S. Dorman began Maine Metaphor with The Green and Blue House. She continued her explorations in the Western Mountains of Maine, studying Maine’s characteristic ways and natural realm, possessing the experience, studies, and journaling of rural life and creation. And she wanted to learn about the character of the people who sometimes must live a hardscrabble life. Her quest began thirty some years ago merely in living the life on moving to Maine with her family. This state of New England, once a District of Massachusetts, greatly appealed to her for its peculiar beauty and quiet, but also for its hard-working ethic. Maine flows with metaphors helpful in understanding our right relation to creation and its Maker. Maine’s people, landscape, history, geology, weather, and writers tell of this reciprocity of life.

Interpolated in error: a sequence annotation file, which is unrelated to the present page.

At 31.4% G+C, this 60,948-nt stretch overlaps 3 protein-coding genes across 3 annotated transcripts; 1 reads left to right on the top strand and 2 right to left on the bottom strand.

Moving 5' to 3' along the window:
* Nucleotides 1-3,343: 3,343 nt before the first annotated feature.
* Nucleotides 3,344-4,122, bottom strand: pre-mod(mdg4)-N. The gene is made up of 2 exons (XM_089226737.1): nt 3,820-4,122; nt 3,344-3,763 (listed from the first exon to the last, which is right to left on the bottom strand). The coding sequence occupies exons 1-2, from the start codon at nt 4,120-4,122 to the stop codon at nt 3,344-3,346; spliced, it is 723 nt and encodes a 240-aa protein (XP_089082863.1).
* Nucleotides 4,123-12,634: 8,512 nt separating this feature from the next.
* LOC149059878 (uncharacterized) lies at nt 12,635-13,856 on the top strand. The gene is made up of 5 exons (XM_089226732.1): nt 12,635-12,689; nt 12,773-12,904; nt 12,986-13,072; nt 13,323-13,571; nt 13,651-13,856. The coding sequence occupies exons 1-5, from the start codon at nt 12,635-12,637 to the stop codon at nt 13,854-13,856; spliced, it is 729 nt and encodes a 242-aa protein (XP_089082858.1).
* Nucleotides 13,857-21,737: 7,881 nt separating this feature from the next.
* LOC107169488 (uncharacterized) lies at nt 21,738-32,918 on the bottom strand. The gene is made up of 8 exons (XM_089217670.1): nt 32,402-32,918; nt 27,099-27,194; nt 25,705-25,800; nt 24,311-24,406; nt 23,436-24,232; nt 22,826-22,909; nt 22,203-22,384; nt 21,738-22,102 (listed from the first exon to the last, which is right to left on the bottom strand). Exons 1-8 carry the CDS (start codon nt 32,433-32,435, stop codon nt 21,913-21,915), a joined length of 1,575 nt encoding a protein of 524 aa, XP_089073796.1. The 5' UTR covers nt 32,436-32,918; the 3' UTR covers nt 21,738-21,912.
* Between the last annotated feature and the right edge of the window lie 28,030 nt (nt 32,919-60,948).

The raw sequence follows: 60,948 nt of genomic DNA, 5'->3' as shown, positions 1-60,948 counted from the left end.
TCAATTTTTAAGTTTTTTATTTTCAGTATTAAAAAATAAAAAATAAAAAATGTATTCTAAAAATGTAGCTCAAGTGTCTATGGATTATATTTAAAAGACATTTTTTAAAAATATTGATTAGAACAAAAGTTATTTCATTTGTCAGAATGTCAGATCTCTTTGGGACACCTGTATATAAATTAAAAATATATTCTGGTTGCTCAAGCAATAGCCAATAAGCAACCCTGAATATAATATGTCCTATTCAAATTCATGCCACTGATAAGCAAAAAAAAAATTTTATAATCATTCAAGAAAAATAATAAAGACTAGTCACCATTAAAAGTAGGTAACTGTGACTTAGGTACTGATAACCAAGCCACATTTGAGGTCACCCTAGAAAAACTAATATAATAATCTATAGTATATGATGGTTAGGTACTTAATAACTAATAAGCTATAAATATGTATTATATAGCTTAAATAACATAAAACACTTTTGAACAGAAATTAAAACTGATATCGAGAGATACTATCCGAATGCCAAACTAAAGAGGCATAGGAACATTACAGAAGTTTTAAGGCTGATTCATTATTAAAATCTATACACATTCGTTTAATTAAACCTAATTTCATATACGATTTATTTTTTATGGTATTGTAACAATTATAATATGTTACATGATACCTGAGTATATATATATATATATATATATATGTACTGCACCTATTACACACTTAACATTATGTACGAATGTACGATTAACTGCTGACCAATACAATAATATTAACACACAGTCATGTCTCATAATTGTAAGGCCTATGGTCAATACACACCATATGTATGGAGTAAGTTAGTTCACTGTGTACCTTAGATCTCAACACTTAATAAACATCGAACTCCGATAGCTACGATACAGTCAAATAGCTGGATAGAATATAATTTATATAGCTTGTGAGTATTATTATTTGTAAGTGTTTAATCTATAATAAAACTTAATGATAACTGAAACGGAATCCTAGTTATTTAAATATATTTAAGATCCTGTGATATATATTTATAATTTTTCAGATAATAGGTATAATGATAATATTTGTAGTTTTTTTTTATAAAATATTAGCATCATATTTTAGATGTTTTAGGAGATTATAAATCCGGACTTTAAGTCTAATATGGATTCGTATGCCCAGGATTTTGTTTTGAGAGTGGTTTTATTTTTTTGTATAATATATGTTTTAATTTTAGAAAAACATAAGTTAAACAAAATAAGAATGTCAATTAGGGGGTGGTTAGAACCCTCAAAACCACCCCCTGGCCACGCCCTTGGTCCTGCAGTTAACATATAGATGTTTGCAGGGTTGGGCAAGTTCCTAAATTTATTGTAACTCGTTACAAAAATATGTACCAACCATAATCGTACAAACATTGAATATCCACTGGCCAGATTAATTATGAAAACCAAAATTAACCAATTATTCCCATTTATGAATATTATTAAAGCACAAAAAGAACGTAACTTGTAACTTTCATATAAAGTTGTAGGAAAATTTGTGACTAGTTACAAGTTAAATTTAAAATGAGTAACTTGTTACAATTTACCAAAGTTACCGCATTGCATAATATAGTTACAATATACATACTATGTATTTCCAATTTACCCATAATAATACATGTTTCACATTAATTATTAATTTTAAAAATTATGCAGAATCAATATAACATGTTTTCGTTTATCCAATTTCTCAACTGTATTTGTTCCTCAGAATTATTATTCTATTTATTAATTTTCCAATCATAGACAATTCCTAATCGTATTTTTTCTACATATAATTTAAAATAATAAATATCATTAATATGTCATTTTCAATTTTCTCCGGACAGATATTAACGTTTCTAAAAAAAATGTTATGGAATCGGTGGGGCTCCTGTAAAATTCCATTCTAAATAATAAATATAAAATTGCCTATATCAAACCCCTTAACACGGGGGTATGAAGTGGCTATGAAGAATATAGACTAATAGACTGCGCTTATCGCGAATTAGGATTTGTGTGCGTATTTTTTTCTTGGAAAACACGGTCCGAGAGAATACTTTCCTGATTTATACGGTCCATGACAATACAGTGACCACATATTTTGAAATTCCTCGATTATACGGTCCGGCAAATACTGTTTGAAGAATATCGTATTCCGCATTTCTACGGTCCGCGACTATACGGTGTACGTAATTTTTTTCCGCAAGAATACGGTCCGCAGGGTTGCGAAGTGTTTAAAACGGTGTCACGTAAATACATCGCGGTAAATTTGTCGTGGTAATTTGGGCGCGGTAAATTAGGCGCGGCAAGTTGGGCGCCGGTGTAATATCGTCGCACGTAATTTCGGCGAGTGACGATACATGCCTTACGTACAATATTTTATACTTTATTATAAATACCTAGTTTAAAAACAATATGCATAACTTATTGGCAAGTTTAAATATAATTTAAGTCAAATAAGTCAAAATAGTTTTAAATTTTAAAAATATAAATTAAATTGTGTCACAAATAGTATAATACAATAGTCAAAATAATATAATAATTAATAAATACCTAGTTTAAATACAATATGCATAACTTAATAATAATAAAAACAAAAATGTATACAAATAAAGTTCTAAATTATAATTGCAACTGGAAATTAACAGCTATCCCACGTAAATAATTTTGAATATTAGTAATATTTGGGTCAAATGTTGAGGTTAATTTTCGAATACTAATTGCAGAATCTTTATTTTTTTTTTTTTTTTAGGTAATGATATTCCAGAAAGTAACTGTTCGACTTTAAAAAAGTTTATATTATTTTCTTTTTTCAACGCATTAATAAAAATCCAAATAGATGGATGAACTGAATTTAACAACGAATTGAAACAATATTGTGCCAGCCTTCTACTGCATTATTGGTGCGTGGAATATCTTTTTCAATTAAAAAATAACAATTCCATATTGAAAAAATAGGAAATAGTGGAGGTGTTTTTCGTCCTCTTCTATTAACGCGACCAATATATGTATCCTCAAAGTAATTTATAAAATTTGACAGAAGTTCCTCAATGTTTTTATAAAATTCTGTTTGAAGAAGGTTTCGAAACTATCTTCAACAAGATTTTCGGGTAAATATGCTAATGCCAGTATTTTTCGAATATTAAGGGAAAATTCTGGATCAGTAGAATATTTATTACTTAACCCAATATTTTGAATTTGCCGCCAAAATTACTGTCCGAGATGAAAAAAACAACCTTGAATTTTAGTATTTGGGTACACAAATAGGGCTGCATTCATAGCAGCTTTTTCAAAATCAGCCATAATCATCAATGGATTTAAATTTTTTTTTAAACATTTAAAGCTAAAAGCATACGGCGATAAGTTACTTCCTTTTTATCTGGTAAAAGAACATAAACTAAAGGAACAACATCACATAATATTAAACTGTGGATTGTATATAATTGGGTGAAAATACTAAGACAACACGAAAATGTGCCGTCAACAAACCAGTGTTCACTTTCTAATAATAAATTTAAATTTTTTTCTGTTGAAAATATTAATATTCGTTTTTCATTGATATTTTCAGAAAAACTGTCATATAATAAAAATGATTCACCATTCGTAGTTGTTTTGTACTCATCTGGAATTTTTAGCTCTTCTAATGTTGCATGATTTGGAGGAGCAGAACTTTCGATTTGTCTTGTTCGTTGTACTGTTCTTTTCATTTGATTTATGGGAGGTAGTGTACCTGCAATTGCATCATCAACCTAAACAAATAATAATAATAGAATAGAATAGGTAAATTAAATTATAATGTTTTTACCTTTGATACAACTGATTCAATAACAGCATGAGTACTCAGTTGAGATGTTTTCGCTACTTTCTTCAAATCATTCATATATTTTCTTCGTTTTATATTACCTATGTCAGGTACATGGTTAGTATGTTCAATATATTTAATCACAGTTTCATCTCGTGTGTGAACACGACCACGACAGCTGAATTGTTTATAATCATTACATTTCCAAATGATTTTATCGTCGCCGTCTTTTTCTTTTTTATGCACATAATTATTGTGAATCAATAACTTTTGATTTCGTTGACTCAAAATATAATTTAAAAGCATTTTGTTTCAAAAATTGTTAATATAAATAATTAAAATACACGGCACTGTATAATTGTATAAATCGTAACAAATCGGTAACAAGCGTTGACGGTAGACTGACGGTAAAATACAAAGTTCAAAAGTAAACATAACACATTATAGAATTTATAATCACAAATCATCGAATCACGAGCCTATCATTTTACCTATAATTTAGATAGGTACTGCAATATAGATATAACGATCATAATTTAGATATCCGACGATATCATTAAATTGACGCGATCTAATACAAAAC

Her spouse Allen supported the family, as you’ll see in the book. Not, as she says, in order that she might write, but that she might eat! After their brief familial confrontation with homelessness on moving to Maine, Allen struggled to earn a living, but now is retired, with a fixed income; yet work here is seasonal and difficult still for others making a living in the Western Mountains of Maine. Walk these back roads with her, meet some back roads folk, climb these high wooded hills and low stone mountains. Consider and dream over the telling, and come back to yourself from Maine, refreshed.